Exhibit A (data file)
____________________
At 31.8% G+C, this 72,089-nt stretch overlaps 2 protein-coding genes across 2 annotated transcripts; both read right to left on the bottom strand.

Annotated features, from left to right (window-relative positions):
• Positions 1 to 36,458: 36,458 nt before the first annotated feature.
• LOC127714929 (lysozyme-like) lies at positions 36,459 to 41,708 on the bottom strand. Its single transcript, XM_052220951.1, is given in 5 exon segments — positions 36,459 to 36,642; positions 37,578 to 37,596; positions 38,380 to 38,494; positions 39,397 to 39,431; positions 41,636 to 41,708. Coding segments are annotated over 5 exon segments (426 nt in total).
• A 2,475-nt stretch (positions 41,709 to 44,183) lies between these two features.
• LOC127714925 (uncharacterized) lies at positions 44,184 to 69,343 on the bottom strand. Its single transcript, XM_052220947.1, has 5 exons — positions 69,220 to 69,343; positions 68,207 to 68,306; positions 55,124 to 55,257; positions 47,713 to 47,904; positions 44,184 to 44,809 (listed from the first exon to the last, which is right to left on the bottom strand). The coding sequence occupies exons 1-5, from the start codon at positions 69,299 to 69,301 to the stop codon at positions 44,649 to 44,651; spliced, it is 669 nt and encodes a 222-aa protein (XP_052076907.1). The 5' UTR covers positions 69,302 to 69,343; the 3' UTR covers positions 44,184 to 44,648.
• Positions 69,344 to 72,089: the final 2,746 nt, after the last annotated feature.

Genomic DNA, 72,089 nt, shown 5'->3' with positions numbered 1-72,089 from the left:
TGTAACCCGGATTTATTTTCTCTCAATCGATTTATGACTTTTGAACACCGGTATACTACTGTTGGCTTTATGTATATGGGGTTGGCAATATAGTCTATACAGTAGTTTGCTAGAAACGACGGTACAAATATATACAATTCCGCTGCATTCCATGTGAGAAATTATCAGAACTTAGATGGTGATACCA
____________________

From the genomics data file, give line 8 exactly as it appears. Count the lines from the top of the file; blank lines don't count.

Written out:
Genomic DNA, 72,089 nt, shown 5'->3' with positions numbered 1-72,089 from the left: